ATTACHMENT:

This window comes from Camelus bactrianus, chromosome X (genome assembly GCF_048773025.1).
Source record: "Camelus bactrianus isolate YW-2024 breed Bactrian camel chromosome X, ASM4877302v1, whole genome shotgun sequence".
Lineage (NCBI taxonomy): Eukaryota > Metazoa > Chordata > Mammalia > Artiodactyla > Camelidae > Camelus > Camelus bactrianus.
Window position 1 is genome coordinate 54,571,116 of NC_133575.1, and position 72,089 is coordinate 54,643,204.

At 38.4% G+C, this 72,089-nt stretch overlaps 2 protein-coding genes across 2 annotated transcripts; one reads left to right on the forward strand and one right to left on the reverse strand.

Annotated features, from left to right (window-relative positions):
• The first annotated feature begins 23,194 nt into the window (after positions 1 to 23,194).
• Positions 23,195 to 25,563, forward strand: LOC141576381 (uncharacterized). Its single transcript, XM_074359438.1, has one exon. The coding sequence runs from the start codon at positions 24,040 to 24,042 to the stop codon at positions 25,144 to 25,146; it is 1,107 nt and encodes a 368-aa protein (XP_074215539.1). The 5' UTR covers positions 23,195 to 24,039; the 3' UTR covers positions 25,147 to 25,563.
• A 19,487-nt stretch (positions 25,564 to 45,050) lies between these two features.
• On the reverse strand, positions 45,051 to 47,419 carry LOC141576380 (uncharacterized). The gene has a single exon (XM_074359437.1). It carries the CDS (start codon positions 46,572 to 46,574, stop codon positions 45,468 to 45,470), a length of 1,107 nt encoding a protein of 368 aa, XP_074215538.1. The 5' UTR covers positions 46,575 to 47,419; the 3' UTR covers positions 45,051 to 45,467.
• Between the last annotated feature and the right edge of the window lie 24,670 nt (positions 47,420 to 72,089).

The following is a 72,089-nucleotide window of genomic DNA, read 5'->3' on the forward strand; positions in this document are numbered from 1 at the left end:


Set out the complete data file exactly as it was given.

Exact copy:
This window comes from Camelus bactrianus, chromosome X (genome assembly GCF_048773025.1).
Source record: "Camelus bactrianus isolate YW-2024 breed Bactrian camel chromosome X, ASM4877302v1, whole genome shotgun sequence".
Lineage (NCBI taxonomy): Eukaryota > Metazoa > Chordata > Mammalia > Artiodactyla > Camelidae > Camelus > Camelus bactrianus.
Window position 1 is genome coordinate 54,571,116 of NC_133575.1, and position 72,089 is coordinate 54,643,204.

At 38.4% G+C, this 72,089-nt stretch overlaps 2 protein-coding genes across 2 annotated transcripts; one reads left to right on the forward strand and one right to left on the reverse strand.

Annotated features, from left to right (window-relative positions):
• The first annotated feature begins 23,194 nt into the window (after positions 1 to 23,194).
• Positions 23,195 to 25,563, forward strand: LOC141576381 (uncharacterized). Its single transcript, XM_074359438.1, has one exon. The coding sequence runs from the start codon at positions 24,040 to 24,042 to the stop codon at positions 25,144 to 25,146; it is 1,107 nt and encodes a 368-aa protein (XP_074215539.1). The 5' UTR covers positions 23,195 to 24,039; the 3' UTR covers positions 25,147 to 25,563.
• A 19,487-nt stretch (positions 25,564 to 45,050) lies between these two features.
• On the reverse strand, positions 45,051 to 47,419 carry LOC141576380 (uncharacterized). The gene has a single exon (XM_074359437.1). It carries the CDS (start codon positions 46,572 to 46,574, stop codon positions 45,468 to 45,470), a length of 1,107 nt encoding a protein of 368 aa, XP_074215538.1. The 5' UTR covers positions 46,575 to 47,419; the 3' UTR covers positions 45,051 to 45,467.
• Between the last annotated feature and the right edge of the window lie 24,670 nt (positions 47,420 to 72,089).

The following is a 72,089-nucleotide window of genomic DNA, read 5'->3' on the forward strand; positions in this document are numbered from 1 at the left end: